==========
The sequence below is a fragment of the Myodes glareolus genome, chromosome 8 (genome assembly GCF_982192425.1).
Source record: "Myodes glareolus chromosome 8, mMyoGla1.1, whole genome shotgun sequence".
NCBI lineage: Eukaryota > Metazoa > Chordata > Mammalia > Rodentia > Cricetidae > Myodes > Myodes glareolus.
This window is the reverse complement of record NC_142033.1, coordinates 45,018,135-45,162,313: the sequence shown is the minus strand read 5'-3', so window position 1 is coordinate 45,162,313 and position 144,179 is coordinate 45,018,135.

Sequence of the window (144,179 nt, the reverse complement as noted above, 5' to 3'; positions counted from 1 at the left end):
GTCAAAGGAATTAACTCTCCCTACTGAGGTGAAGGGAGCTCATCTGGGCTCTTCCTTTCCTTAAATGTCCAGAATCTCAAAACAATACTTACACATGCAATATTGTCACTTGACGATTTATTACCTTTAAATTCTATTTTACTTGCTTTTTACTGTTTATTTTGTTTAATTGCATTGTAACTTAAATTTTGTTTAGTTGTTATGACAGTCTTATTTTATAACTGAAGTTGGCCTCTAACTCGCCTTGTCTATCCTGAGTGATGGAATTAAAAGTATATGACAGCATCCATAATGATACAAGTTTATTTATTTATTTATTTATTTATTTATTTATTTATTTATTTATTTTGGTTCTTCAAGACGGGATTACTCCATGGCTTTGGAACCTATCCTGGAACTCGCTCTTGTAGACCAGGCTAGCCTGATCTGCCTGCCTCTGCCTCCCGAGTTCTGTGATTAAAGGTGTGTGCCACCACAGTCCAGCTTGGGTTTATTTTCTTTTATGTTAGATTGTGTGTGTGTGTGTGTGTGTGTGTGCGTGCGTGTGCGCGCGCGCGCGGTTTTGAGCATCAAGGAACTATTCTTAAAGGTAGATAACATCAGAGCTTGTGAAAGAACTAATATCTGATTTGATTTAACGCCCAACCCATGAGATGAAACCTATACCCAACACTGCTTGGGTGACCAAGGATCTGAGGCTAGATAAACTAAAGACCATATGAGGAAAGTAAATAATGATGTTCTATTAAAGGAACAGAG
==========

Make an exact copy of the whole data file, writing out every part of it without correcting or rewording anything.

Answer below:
The sequence below is a fragment of the Myodes glareolus genome, chromosome 8 (genome assembly GCF_982192425.1).
Source record: "Myodes glareolus chromosome 8, mMyoGla1.1, whole genome shotgun sequence".
NCBI lineage: Eukaryota > Metazoa > Chordata > Mammalia > Rodentia > Cricetidae > Myodes > Myodes glareolus.
This window is the reverse complement of record NC_142033.1, coordinates 45,018,135-45,162,313: the sequence shown is the minus strand read 5'-3', so window position 1 is coordinate 45,162,313 and position 144,179 is coordinate 45,018,135.

Sequence of the window (144,179 nt, the reverse complement as noted above, 5' to 3'; positions counted from 1 at the left end):
GTCAAAGGAATTAACTCTCCCTACTGAGGTGAAGGGAGCTCATCTGGGCTCTTCCTTTCCTTAAATGTCCAGAATCTCAAAACAATACTTACACATGCAATATTGTCACTTGACGATTTATTACCTTTAAATTCTATTTTACTTGCTTTTTACTGTTTATTTTGTTTAATTGCATTGTAACTTAAATTTTGTTTAGTTGTTATGACAGTCTTATTTTATAACTGAAGTTGGCCTCTAACTCGCCTTGTCTATCCTGAGTGATGGAATTAAAAGTATATGACAGCATCCATAATGATACAAGTTTATTTATTTATTTATTTATTTATTTATTTATTTATTTATTTATTTTGGTTCTTCAAGACGGGATTACTCCATGGCTTTGGAACCTATCCTGGAACTCGCTCTTGTAGACCAGGCTAGCCTGATCTGCCTGCCTCTGCCTCCCGAGTTCTGTGATTAAAGGTGTGTGCCACCACAGTCCAGCTTGGGTTTATTTTCTTTTATGTTAGATTGTGTGTGTGTGTGTGTGTGTGTGTGCGTGCGTGTGCGCGCGCGCGCGGTTTTGAGCATCAAGGAACTATTCTTAAAGGTAGATAACATCAGAGCTTGTGAAAGAACTAATATCTGATTTGATTTAACGCCCAACCCATGAGATGAAACCTATACCCAACACTGCTTGGGTGACCAAGGATCTGAGGCTAGATAAACTAAAGACCATATGAGGAAAGTAAATAATGATGTTCTATTAAAGGAACAGAG